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Relationship Between Anxiety and Substance Abuse in Women


Many would agree that living a confident and carefree life is one the best things a person can have. But what if you frequently experience uncontrollable fear akin to the feeling of being hunted or threatened by your surroundings or plagued by overthinking and worries? What if this fear creeps out of nowhere and makes you feel nervous in public places or deprives you of sleep during the night? Somehow you know that the fear is irrational, but you can’t do away with it. That feeling is called anxiety.

Anxiety disorders are the most common mental illness in the United States. Sadly, when speaking of anxiety, most people think of someone who can’t talk in public or make friends. The crux of the matter is; anxiety is more intense and can ruin a person’s life. Most leading research has examined the connection between anxiety and substance abuse and found both disorders closely related. For example, men may smoke tobacco when pressed with anxiety, whereas women often resort to alcohol or painkillers.

While mental health is a common problem among children and adults, gender differences may also play a role in the prevalence of anxiety or substance use. According to the Anxiety and Depression Association of America (ADAA), 23% of women in the states have complained of anxiety problems, whereas 15% of men have raised similar concerns. While there is no definitive reason why anxiety disorder is more prevalent among women, some common factors that prompt higher anxiety rates in women may include the following.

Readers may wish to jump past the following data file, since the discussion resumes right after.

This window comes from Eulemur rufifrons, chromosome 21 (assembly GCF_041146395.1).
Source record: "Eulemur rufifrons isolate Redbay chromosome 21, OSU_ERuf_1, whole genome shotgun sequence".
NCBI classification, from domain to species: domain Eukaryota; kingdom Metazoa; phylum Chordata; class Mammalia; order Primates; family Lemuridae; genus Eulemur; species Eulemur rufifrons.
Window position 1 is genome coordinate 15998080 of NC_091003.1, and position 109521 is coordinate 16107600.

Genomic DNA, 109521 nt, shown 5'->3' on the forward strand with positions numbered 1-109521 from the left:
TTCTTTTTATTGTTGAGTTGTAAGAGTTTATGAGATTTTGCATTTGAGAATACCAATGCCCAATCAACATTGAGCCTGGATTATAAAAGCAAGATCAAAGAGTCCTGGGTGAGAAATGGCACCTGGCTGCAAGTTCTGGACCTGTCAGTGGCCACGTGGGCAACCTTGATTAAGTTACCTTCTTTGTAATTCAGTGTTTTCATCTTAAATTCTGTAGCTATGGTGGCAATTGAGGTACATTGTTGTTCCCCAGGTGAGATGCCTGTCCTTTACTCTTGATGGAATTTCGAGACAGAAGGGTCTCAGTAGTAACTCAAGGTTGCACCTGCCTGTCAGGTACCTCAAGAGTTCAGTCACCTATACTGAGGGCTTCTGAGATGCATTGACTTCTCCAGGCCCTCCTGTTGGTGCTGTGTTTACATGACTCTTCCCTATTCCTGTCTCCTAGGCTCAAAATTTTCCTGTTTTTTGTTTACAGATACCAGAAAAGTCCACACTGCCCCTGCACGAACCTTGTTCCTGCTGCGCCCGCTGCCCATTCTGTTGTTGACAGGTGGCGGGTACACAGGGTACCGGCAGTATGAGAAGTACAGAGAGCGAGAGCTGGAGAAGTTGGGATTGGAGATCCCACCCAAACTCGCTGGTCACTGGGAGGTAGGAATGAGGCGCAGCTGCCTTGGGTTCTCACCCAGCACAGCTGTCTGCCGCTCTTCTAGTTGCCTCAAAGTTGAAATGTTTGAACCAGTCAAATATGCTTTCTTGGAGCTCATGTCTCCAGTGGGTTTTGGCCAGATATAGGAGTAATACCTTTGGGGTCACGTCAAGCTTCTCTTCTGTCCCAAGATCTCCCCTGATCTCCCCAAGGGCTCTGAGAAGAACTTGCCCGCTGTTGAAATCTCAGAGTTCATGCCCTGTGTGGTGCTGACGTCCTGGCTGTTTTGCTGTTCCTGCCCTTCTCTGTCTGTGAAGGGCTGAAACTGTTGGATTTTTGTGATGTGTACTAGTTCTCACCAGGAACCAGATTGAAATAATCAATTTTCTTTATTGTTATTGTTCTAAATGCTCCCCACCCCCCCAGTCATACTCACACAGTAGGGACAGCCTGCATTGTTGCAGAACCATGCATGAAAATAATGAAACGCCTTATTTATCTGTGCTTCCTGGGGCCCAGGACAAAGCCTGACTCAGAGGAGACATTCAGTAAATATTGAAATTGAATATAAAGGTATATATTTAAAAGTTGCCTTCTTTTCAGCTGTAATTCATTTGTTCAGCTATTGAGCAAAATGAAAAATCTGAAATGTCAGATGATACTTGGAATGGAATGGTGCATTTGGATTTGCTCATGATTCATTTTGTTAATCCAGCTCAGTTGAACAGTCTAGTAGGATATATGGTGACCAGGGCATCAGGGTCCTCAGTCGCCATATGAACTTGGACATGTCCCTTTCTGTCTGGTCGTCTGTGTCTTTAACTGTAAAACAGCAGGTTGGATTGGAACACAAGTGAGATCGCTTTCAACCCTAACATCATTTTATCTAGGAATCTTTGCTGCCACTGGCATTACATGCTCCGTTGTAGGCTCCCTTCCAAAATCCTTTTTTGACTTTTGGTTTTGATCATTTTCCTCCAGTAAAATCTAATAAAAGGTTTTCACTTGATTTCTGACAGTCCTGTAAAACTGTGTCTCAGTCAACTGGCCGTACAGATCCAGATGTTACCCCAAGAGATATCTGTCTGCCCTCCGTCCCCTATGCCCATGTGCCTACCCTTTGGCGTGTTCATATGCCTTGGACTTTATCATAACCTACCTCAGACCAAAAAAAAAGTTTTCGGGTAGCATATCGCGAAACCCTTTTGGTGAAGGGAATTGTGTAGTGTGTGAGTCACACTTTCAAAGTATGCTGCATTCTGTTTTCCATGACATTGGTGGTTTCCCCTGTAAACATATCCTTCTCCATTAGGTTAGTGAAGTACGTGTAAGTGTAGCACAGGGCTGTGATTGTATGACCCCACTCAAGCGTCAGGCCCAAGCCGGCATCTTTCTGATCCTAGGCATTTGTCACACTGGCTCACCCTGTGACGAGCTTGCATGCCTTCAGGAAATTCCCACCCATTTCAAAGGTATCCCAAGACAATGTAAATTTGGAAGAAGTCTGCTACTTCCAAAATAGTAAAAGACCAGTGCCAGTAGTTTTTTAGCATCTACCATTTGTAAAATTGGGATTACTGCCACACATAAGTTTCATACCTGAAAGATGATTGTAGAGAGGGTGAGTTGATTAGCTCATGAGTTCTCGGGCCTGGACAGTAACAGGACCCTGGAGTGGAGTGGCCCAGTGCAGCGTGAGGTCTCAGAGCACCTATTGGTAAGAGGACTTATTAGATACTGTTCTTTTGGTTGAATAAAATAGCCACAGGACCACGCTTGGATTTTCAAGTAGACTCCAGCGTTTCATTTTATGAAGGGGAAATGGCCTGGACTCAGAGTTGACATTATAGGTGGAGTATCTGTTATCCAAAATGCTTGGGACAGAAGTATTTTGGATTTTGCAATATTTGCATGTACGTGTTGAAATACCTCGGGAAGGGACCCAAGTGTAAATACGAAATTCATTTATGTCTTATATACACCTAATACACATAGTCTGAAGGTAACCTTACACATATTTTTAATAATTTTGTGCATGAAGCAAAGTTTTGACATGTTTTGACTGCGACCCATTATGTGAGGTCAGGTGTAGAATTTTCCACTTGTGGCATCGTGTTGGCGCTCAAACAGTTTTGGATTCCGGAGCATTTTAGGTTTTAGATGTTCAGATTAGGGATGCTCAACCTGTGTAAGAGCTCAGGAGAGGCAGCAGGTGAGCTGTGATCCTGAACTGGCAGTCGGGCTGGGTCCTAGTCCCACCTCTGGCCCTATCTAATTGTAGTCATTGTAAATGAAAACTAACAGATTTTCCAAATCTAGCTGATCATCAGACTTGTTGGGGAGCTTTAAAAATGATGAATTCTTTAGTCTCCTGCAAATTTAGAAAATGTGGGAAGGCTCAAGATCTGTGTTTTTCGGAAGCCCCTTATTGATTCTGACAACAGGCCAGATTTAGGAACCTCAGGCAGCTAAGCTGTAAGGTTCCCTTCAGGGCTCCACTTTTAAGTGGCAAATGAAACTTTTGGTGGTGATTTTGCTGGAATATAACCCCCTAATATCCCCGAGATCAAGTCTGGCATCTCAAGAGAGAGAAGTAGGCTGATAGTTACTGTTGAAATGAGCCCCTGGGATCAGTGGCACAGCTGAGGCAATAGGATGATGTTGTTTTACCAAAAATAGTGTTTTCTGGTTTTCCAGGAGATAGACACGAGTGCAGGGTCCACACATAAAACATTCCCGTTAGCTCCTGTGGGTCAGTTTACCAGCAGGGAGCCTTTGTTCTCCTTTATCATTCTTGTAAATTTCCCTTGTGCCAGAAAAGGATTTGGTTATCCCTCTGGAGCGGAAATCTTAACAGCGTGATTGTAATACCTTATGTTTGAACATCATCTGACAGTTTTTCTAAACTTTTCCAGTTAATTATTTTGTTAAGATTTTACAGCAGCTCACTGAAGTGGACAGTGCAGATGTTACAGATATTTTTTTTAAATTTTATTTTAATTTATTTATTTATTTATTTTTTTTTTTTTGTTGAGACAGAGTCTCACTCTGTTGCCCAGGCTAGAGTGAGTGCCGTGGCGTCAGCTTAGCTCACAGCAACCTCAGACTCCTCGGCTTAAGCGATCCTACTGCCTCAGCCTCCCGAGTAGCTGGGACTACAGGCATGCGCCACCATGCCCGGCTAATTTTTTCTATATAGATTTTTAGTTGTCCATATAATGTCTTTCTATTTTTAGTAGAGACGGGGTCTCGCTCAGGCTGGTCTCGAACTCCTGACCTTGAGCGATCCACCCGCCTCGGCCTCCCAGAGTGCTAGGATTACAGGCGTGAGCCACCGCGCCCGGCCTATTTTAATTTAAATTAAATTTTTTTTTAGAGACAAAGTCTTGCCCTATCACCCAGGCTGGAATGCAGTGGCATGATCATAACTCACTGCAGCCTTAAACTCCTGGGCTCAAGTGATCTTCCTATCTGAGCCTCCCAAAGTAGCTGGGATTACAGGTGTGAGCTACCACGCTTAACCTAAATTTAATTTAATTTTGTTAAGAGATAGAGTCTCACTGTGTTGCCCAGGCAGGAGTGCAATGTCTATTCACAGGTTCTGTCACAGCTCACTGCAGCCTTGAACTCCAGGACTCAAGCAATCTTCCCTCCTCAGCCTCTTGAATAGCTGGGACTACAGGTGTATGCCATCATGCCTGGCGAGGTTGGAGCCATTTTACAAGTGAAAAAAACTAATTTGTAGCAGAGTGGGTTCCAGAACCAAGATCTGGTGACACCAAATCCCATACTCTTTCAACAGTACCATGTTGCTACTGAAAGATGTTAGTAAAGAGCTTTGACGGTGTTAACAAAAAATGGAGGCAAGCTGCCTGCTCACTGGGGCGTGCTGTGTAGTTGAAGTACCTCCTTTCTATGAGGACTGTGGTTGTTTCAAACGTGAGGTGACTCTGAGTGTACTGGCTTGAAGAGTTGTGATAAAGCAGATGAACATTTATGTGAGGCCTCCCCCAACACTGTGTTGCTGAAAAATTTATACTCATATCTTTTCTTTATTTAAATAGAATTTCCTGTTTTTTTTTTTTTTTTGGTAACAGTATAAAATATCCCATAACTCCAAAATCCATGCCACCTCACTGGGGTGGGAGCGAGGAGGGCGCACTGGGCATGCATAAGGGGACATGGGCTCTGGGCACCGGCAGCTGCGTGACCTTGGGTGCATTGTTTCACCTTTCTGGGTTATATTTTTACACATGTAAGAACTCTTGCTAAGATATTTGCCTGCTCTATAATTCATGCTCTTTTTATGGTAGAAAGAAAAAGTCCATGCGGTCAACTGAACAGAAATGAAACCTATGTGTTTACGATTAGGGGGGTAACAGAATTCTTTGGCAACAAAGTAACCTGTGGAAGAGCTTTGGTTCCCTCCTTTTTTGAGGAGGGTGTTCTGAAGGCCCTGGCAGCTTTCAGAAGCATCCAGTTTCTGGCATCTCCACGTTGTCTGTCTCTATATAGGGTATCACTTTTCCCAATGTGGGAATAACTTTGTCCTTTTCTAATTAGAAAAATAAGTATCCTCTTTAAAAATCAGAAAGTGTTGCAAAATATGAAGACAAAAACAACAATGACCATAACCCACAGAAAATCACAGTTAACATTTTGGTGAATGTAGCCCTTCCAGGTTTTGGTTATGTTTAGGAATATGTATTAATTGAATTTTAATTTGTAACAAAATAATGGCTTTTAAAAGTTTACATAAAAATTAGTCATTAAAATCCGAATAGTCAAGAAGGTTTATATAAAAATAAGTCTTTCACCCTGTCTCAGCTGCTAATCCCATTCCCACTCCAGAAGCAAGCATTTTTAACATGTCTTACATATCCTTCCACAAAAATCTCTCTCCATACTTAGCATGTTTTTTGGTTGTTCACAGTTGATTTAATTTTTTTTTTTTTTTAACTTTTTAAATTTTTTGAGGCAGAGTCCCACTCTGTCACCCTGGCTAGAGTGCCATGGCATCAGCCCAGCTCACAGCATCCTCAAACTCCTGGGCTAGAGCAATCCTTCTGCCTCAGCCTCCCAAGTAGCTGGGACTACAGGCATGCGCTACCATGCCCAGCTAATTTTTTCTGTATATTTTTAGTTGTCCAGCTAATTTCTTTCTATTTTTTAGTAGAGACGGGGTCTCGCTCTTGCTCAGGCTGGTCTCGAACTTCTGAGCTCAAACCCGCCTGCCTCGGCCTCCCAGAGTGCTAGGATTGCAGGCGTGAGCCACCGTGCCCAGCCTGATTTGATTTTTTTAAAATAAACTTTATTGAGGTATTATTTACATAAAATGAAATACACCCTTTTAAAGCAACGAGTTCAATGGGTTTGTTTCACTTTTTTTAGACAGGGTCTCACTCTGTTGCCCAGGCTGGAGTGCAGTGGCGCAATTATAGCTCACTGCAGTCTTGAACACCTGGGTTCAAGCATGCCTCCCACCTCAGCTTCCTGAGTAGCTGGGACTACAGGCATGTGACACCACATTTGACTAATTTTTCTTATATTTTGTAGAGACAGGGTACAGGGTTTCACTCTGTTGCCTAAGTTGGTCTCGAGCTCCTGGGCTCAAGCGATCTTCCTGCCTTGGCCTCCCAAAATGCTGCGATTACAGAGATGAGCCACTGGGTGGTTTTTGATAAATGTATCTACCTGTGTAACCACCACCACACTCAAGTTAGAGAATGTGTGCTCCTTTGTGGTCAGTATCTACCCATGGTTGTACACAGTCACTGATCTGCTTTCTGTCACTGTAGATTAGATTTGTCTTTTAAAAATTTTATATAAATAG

Research has shown that girls may experience anxiety and substance use problems because of emotional or physical abuse, prompting them to resort to self-medicating with alcohol which subsequently creates a barrier to seeking medical help. Another plausible explanation involves a more activated flight or fight response in women due to trauma, which may cause anxiety.

Hormonal Difference

Differences in hormones may equally contribute to higher anxiety and substance abuse cases in women. For example, the menopause period can come with debilitating anxiety, panic, or depression.

Seeking Help and Treatment

Anxiety, feeling low, and lack of enthusiasm are familiar for all of us. But if the feelings persist and become counterproductive in your life, seeking professional help is recommended. Fortunately, there are many effective treatment options to help a person manage the symptoms. One of the common approaches to reducing anxiety is Meditation. While this practice is unfamiliar to many of us, it is a proven technique for reducing anxiety and reducing the aging of cells and inflammation. The practice involves focusing your mind on no thoughts or focusing your mind on a single activity. For example, try to find a quiet space free from distraction. Take a deep breath and then exhale all the air within fifteen seconds. During these fifteen seconds, bring your awareness to the flow of the air in your nostrils. The result is an increase in a state of mindfulness and a decrease in anxiety.

Other helpful resources

For treatment and other helpful information for anxiety or substance use problems

SAMHSA national helpline

For help with emotional abuse, physical abuse, or mental crisis

Crisis Helpline

For suicide prevention

National Suicide Prevention


David S and George M (2016). Mindfulness meditation and immune system. Retrieved from doi:10.111/nyas.12998

ADAA (2020). Women and Anxiety. Retrieved from;

BMC(2004). Women and Substance Abuse. Retrieved from;

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